US National Security Adviser Susan Rice addresses the media as she stands in front of a launcher of an Arrow II ballistic missile interceptor, at the IAF Palmahim base..
(Video: Camilla Schick)
US National Security Adviser Susan Rice toured the Palmahim Air Force base in central Israel on Friday, pledging sustained commitment to Israel's security.
Rice said US and Israel's security cooperation has reached "unprecedented levels' under US President Barack Obama's administration, making great progress in missile defense technology.
"There can be no doubt, whatsoever, America's commitment to Israel's security is unwavering and iron-clad," she said.
Two months ago, US and Israel signed an agreement under which nearly $500 million will be invested in Israel's Iron Dome missile defense system, Rice said.
She said joint research, investment and training will continue.
Budget-strapped Israel is pressing the United States to conclude a deal extending defense aid beyond 2017, when Washington's current $3 billion annual payouts to its Middle East ally expire, officials said on Friday.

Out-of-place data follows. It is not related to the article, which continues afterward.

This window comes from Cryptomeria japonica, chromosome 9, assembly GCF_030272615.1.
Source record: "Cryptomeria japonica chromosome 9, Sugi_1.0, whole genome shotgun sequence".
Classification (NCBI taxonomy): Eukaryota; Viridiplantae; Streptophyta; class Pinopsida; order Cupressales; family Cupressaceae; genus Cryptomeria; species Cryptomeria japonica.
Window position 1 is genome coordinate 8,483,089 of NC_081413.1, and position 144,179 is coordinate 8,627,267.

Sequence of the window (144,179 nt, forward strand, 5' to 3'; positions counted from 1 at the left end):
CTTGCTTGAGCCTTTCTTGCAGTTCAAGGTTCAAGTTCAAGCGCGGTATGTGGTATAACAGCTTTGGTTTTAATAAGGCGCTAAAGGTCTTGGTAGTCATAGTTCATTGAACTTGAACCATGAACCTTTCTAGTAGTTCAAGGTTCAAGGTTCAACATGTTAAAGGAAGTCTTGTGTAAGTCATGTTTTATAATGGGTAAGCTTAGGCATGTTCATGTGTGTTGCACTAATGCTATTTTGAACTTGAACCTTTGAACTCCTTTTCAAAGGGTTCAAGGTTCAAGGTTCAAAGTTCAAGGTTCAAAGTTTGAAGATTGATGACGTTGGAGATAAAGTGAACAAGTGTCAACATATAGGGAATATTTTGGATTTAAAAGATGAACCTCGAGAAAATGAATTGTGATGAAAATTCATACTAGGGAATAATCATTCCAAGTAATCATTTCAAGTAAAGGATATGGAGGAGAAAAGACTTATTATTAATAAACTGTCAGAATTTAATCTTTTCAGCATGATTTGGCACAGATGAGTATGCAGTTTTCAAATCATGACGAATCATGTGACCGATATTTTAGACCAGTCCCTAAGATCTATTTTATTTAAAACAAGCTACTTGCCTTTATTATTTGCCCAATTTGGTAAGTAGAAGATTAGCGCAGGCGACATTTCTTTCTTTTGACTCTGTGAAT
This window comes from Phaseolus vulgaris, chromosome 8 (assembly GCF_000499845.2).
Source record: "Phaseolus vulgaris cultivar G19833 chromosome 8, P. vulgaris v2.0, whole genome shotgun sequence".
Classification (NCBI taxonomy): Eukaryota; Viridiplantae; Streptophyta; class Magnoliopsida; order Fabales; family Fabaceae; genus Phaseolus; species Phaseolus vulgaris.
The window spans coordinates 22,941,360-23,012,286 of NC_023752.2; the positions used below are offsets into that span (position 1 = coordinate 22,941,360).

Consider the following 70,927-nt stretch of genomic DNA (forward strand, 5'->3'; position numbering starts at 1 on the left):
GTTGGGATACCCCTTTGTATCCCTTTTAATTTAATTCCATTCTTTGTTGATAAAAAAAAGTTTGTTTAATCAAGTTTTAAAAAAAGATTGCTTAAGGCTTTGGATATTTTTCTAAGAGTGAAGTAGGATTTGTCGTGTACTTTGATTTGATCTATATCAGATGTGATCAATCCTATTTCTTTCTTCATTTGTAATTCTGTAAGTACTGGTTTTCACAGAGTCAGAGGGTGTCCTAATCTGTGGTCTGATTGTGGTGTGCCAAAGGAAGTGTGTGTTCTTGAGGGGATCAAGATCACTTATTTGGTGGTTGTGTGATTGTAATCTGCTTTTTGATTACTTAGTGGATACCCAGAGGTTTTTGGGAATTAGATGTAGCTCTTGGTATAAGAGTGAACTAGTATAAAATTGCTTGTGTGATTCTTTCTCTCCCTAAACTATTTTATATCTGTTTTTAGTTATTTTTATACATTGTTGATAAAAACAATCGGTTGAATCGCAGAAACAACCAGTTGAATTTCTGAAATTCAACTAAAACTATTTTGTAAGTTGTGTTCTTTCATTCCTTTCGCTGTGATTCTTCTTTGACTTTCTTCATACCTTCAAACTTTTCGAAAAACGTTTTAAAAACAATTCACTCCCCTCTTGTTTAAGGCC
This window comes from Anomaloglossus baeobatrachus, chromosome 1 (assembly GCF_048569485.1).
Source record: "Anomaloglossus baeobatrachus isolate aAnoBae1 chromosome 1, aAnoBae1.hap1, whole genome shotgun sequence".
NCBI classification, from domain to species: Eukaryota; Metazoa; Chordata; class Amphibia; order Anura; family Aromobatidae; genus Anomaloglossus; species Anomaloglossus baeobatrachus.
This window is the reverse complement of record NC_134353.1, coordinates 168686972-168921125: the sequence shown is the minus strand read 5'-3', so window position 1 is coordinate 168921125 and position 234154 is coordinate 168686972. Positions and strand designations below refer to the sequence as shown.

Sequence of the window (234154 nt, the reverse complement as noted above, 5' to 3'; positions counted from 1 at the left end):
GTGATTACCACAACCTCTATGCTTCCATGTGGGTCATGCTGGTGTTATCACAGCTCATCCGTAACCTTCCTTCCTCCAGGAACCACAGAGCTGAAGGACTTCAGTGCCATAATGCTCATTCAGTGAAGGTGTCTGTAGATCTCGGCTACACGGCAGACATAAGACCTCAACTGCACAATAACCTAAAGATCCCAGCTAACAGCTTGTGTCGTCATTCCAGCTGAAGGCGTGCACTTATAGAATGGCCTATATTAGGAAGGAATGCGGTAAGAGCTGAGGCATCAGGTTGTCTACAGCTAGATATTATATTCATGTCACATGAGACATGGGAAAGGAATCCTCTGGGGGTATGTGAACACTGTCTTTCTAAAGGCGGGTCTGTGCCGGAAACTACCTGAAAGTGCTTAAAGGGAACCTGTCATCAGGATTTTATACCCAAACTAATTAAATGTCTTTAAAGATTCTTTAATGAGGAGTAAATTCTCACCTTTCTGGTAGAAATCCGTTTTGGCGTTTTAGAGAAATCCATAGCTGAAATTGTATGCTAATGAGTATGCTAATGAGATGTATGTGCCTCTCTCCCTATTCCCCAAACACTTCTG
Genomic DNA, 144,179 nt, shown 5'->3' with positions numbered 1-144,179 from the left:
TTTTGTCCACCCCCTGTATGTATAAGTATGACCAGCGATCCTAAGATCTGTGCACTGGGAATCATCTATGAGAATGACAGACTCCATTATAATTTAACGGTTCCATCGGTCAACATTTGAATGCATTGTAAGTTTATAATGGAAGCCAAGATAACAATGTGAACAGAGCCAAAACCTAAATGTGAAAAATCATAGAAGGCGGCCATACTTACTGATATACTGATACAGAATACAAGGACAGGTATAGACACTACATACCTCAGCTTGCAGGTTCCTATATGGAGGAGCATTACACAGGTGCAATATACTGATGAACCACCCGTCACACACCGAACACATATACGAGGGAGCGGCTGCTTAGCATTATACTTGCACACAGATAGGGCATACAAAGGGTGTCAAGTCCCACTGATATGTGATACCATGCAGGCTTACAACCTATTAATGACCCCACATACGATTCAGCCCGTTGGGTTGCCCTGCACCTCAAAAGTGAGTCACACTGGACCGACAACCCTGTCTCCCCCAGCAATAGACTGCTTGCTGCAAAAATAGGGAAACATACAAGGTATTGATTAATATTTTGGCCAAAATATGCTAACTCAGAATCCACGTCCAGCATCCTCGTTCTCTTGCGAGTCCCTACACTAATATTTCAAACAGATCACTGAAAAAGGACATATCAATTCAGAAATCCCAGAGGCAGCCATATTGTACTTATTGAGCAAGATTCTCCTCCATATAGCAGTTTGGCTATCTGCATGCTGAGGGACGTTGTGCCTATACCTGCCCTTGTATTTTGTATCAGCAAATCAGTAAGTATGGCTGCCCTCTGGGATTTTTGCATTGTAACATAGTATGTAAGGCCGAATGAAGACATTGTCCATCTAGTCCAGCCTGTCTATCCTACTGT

The previous Republican administration signed a 10-year deal with Israel in 2007 granting it $30 billion, most of it going on American defense products.
Obama, a democrat, has sparred with Netanyahu over Iran's nuclear program and peacemaking with the Palestinians. But support for Israel's security remains strong in Washington - even as policymakers there slash spending on a range of US military programs.
"Our two nations are forever bound by our shared history and our shared values. And every American dollar spent on Israel's security is an investment in protecting the many interests that our nations share, whether that's preventing rockets from terrorizing the Israeli people, defending against a growing ballistic missile threat in the region, or advancing our commitment to defend freedom and democracy." Rice said.
Rice met Netanyahu and President Shimon Peres on Wednesday in Jerusalem, and with Palestinian Authority President Mahmoud Abbas in Ramallah on Thursday.
Rice's visit, the first in her role as national security adviser, comes as peace talks between Israel and the Palestinians have collapsed. The Obama administration made clear that Rice's trip is part of regularly scheduled talks and that the suspended Middle East peace discussions are not on the agenda.
However, the White House said negotiations with Iran over its nuclear program would be on the agenda in Rice's talks, among other topics. Iran denies that its goal is to build a nuclear weapon.
The US delegation led by Rice in the Israel visit includes representatives from the departments of State, Defense, Treasury and the intelligence community, the White House said.
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